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Keweenaw Bay victory could help landowners

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KEWEENAW BAY, Mich. ñ Homeowners throughout Indian country could benefit if the recent U.S. Circuit Court of Appeals decision in favor of the Keweenaw Bay Indian Community remains unchallenged.

A three-judge circuit court panel held on June 26 that neighboring governments could not automatically levy a property tax on reservation land owned by Indians, even though the land historically had been allotted to individuals and was no longer held in trust. It upheld a lower court order prohibiting the towns from putting the reservation parcels on their tax rolls, as the Michigan State Tax Commission had ordered them to.

The state attorney general missed the deadline for appealing to the full Sixth Circuit court. (The full array of the circuit courtís judges sitting en banc has the power to overturn decisions of a three-judge panel.) Nate Bailey, spokesman for the attorney generalís office, said it was still consulting with the Michigan State Tax Commission, its client in the case, over whether to appeal to the U.S. Supreme Court.

If the ruling stands, it would contradict holdings in other circuits that when Indian land loses its trust status, the real estate by that fact becomes subject to state and local property tax. Many localities historically have used unpaid tax bills as a means of seizing Indian lands. Although statistics are lacking, this danger is possibly one of several features of the tortured history of Indian land tenure that has discouraged Native families from owning their own homes.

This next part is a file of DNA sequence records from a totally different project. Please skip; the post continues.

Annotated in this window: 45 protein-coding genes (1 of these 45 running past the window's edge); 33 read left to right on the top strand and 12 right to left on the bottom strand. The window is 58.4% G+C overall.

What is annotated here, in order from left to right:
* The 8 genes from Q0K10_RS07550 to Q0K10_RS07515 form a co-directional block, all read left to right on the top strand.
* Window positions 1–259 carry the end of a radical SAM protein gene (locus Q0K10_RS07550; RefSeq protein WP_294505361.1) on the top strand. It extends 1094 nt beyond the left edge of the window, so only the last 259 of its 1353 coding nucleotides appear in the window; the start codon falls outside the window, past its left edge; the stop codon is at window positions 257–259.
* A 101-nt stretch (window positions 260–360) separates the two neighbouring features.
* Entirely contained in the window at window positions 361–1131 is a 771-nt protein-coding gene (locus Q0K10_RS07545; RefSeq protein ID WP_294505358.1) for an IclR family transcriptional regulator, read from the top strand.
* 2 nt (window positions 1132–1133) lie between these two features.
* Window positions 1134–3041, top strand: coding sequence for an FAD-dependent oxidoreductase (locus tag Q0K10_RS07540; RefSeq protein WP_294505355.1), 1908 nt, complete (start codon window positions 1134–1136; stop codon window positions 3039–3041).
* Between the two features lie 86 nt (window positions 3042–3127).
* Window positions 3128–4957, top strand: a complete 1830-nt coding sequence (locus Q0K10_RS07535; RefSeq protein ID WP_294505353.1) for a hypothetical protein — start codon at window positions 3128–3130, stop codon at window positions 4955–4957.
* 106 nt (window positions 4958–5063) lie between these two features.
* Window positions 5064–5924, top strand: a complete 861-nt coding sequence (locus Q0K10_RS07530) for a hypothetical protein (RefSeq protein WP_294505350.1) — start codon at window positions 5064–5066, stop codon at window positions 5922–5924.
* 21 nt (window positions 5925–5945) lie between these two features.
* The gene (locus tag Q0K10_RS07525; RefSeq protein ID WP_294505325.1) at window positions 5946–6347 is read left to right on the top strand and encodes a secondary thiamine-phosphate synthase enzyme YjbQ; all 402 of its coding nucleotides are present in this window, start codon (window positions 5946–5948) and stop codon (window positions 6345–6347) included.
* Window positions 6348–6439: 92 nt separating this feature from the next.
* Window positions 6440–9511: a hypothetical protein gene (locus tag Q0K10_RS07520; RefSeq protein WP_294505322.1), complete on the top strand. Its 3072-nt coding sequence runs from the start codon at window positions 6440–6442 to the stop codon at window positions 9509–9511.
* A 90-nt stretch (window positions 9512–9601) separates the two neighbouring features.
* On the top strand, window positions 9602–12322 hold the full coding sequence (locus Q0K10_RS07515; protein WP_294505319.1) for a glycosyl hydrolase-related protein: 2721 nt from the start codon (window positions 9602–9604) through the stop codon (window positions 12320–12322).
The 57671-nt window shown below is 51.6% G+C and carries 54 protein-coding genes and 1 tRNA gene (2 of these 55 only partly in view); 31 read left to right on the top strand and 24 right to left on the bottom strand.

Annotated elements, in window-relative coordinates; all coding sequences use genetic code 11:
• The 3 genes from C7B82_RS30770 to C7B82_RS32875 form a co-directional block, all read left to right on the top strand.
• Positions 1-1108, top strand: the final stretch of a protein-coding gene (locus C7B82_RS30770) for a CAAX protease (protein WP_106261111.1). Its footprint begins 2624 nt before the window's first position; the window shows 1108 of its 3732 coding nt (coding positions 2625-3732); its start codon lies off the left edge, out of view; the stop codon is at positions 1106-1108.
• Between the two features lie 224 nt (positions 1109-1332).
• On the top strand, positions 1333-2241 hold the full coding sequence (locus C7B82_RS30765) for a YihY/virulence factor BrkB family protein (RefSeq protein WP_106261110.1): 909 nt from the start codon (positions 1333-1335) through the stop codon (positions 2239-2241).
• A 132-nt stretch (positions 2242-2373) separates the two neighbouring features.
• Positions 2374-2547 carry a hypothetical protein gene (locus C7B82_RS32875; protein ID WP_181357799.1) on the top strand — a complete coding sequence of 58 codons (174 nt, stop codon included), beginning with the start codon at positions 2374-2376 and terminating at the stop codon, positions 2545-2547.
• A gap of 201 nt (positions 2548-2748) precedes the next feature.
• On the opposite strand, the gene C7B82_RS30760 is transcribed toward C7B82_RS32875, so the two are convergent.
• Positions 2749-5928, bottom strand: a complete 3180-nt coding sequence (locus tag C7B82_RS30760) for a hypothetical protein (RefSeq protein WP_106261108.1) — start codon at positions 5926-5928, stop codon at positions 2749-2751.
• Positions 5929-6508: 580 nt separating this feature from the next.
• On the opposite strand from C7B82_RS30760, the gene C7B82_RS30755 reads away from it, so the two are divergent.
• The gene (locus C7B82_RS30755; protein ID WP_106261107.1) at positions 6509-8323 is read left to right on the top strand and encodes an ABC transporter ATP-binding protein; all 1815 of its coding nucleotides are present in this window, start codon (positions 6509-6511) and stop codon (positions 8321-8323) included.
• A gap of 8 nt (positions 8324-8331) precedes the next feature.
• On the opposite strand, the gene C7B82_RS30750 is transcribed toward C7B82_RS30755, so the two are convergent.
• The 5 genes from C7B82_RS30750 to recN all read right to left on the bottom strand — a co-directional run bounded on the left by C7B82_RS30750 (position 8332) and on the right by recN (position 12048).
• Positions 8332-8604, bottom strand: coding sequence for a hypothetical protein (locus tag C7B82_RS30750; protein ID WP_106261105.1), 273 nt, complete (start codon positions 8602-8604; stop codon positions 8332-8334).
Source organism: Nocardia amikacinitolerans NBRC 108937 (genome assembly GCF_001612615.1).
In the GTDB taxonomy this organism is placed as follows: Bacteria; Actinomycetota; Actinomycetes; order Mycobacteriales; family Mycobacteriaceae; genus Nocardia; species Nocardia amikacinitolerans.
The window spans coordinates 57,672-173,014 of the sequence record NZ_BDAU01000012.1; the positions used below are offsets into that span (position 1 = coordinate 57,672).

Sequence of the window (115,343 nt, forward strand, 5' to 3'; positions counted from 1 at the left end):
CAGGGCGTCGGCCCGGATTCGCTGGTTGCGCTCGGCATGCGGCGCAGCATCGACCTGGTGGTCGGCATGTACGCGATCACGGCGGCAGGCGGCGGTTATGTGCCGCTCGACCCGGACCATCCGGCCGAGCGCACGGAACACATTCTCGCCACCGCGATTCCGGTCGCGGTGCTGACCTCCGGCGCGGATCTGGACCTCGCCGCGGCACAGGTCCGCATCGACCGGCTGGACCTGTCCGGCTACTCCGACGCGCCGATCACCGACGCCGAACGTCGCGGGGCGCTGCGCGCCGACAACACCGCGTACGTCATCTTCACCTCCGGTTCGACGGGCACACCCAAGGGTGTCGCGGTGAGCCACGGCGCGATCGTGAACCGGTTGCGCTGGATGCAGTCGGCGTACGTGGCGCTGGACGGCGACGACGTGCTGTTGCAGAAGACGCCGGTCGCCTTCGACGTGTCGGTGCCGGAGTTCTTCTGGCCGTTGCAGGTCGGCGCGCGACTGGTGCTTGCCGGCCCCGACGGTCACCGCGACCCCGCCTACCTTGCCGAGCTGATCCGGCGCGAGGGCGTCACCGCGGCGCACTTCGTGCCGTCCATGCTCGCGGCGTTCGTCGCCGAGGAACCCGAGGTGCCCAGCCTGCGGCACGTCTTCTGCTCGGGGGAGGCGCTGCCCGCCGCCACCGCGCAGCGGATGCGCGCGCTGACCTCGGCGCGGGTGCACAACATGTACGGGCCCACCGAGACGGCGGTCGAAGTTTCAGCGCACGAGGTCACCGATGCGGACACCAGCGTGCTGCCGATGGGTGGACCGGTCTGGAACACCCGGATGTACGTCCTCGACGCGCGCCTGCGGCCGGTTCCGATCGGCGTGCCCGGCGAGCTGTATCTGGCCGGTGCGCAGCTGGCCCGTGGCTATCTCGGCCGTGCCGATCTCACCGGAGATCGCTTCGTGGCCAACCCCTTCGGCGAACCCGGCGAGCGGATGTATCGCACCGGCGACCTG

According to the National American Indian Housing Council, the Native homeownership rate has been estimated at 33 percent, ìlowest among all ethnic groups and less than half the rate for the general U.S. population.î

The direct consequence of the Keweenaw Bay decision is in some dispute. Lawyers for the tribe say it applies uniquely to the 1854 treaty which established their reservation. ìI believe this would have a very limited impact,î said tribal attorney John Baker.

But at the least, the appellate ruling, styled Keweenaw Bay Indian Community v. Robert Naftaly et al., puts limits on an earlier U.S. Supreme Court decision which has been invoked against tribal tax sovereignty. In the 1998 ruling in Cass County, Minnesota v. Leech Lake Band of Chippewa Indians, a unanimous court appeared to say that land that had been allotted to Indians ìin fee simple,î giving them the right to sell it without restriction, also became taxable by state and local governments even though it was located within reservation boundaries. The Michigan State Tax Commission cited this decision in February 1999, when it sent out a bulletin ordering the neighbors of the Keweenaw Bay Community to put the privately owned reservation parcels on their tax roles. (Naftaly, the lead defendant in the case, is the current chair of the tax commission.) The tribe began a protracted legal fight.